Platonic polyhedra sounds so much more sophisticated than 3D shapes, doesn’t it? Actually, in our math history lessons, we found that the 5 now called “Platonic” solids were actually identified by the Pythagoreans (Pythagoras and his students) before Plato’s name became attached to them. Of course, we were not content to see them in a book, we had to construct them. That is only logical to me; otherwise how can you truly understand these figures?
We used this wonderful resource for printable templates: Platonic Solids Mobile. I printed the nets (as flattened 3D shapes are called) onto cardstock, then cut and scored them. Scoring makes a huge difference for a mathematical craft like this; it enables you to fold precisely. Just place a ruler along the line to score, and press with the rounded edge of a paperclip. It took patience and white glue to get them to hold together.
Before stringing the mobile, Sprite had to fill out this comparison chart (I created) for analyzing the features of the five figures. She found it helpful to mark the faces, vertices (tips), and edges to keep track.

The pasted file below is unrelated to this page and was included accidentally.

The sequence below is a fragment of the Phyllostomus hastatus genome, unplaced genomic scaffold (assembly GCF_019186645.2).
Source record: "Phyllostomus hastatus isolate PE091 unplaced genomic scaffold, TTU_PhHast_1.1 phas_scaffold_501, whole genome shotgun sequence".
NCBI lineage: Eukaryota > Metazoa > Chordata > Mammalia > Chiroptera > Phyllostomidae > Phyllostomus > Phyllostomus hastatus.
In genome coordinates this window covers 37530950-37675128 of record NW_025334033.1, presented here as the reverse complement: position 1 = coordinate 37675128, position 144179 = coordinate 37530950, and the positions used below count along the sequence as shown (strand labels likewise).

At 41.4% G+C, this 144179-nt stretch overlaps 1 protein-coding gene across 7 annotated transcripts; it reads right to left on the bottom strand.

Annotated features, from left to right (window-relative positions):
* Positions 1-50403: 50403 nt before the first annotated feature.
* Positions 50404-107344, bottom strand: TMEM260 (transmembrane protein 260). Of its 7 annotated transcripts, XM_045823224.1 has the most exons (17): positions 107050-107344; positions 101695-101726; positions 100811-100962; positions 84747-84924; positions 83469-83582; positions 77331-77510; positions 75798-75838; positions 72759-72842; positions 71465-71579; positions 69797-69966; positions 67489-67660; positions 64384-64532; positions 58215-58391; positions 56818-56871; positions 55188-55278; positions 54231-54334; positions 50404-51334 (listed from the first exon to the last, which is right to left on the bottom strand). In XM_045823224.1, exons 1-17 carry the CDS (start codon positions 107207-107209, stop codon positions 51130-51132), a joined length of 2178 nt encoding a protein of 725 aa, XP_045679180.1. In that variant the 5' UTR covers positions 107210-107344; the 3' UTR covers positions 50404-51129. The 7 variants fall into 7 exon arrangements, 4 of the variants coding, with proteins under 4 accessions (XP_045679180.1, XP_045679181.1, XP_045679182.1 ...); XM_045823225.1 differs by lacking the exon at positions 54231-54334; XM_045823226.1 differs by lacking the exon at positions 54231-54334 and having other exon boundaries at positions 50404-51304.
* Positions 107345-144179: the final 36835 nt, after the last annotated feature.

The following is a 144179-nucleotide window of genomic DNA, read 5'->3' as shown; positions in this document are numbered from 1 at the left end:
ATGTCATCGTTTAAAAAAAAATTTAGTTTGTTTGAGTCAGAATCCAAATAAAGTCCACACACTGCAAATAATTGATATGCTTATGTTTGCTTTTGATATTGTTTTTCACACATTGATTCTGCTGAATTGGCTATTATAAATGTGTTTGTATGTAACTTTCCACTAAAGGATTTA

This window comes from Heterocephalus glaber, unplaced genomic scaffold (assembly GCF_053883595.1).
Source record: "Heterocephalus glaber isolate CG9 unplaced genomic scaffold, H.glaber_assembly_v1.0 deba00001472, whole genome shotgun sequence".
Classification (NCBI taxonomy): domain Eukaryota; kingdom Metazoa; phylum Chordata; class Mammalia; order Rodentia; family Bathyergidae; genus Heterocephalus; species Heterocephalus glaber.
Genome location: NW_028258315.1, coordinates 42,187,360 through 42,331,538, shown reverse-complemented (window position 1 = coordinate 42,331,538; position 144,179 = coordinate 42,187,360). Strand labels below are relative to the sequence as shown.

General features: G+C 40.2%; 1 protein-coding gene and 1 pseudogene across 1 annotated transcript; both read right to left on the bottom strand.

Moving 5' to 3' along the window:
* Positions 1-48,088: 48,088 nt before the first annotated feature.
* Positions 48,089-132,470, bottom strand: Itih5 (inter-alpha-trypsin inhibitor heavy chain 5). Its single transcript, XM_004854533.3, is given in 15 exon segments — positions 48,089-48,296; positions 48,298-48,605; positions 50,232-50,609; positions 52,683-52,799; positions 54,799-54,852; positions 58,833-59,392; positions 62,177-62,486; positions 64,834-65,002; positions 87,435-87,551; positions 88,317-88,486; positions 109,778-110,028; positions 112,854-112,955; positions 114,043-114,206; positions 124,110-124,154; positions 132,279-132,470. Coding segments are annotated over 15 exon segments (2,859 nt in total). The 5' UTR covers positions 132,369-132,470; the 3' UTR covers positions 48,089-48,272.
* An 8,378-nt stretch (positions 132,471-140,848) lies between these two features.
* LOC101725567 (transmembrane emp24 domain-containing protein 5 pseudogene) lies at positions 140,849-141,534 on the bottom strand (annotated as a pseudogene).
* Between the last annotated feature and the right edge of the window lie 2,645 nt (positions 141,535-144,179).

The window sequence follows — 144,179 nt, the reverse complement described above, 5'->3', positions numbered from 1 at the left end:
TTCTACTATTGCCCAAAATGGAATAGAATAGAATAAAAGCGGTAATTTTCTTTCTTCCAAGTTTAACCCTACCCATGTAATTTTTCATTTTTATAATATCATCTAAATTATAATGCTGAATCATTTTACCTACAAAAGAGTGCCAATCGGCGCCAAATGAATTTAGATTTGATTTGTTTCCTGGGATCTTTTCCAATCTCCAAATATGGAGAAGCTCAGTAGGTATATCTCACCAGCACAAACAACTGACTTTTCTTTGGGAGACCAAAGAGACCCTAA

Sprite used the diagrams from page 2 of this book excerpt to create a notebooking page which we referred to quite a lot since the names of these figures don’t come too easily. But they are mighty fun to say!
- hexahedron (also known as a cube)
Putting the mobile together was another mathematical experience. Sprite had to discover which way to shift the strings to balance the mobile.
And here it is, ready for the cats to attack. (That is what happened, you know.)
This whole project was a tangent that I took off on. Our scheduled reading, the chapter on Pythagoras in Mathematicians are People, Too, is what inspired me. So this was actually a four day activity that was a footnote to our (supposed to be) two week long Pythagoras study. Yeesh!
Living math is so messy! Not just in glue and squares of paper, either. I like things to be linear, but I’m finding that living math is not a neat path from A to B to C and so on. Instead it jumps ahead to QRS and then circles back to pick up DE and F. So I’m adjusting to this new style and trying to enjoy where it takes us.
We do have an outline, but when we find a mathematical concept we want to veer off track towards, we go ahead. It’s all math, and it doesn’t bother me anymore that the tangents we choose are not in the textbook or not “grade appropriate.”
Later when we study Euler, another mathematician, we’ll revisit these shapes with this chart — Euler’s Formula with Platonic Solids.